They say keep your friends close and your enemies closer. Sometimes attributed to Machiavelli, it’s a well-tried defensive manoeuvre that’s been adopted by politicians for as long as they’ve existed, but one that looks to be taken away as an option for Boris Johnson before he’s even passed the threshold of No10.
We’ve already seen over the last few days a trickle of ministerial resignations, with other Cabinet heavyweights indicating they’ll be voluntarily stepping aside before the keys are handed over later today. In some instances, like that of Sir Alan Duncan and Philip Hammond, it’s very much a case of jump before pushed. In others, like Rory Stewart and David Gauke – who represent the moderate, socially liberal wing of the Tory Party – Boris’ ascension brings an irreconcilable difference of opinion on Brexit, and in particular, the dangers of a no-deal departure.
A mass overhaul of the top is not uncommon during such transitions. Put out to pasture, it has been common for the discarded old guard to slink off into obscurity until the next general election, picking up a few cushty non-executive roles in the process. But on this occasion, there will be no period of grace for the incumbent. With so much at stake, both for the country, and also in terms of the future direction of the Conservative Party, those returning to the backbenches will be keen to make their voices heard.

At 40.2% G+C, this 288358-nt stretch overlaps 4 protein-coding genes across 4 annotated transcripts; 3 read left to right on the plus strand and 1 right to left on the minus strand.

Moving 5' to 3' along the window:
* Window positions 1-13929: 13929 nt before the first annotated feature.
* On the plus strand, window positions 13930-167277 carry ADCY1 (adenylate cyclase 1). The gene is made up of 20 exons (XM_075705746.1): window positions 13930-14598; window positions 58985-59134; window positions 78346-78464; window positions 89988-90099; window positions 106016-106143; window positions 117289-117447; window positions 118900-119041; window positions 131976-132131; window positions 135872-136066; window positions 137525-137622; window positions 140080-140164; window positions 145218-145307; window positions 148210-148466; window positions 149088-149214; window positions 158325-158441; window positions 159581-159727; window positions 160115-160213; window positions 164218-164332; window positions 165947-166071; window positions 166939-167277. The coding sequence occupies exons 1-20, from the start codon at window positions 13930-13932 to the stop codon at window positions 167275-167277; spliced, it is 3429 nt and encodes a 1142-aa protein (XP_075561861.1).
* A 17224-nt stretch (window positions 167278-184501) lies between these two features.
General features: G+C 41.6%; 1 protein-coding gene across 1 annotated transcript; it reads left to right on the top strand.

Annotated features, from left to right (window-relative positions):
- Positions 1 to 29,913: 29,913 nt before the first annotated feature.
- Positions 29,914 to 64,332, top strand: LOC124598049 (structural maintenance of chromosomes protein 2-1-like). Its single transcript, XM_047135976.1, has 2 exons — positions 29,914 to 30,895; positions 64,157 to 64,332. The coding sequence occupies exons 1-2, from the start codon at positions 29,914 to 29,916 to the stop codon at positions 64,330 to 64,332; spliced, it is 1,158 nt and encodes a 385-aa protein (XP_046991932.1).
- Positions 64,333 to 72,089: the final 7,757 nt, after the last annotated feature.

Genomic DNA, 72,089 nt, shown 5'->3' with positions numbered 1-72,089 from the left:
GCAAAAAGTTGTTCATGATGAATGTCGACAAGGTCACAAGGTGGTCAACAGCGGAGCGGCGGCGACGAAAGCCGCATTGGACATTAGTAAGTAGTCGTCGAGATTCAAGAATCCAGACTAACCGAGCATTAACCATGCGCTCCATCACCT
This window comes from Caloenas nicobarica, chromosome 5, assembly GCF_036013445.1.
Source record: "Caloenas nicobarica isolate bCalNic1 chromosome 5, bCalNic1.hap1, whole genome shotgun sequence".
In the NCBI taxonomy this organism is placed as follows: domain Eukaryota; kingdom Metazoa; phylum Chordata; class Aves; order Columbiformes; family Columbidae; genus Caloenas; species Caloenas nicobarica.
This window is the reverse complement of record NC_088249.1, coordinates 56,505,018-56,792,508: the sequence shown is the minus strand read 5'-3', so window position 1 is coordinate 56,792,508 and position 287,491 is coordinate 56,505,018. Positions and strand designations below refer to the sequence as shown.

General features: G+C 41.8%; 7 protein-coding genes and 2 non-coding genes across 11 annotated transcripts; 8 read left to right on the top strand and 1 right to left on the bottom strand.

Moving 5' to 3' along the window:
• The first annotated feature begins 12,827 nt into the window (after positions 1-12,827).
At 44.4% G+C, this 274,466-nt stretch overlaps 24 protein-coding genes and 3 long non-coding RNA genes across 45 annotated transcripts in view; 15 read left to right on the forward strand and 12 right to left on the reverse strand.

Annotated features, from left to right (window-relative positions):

These are experienced MPs, some of whom have been on the frontbench, either in government or opposition, continuously for over twenty years. They are adept political operators who know their way around the system. Impervious to the charm and, at times, threats of the party whips, they will be looking to flex their muscles given their rediscovered freedom on the backbenches. For Boris Johnson, it’s a headache of the highest order in waiting.
Ken Clarke recently commented at a press gallery lunch that in recent years the trend whereby sacked ministers choose not to stay on as constituency MPs has led to a dearth of experience in the Commons. He’s absolutely right, but those vacating ministerial office today have already made clear that they plan to go nowhere. Regardless of political allegiance, the experience and know-how they will bring can only be a good thing for Parliament and the scrutiny process.
The working majority of two Johnson inherits poses a huge threat to the longevity of his premiership. Keeping in check a beefed-up, reinvigorated Tory backbench will be his greatest and most pressing challenge.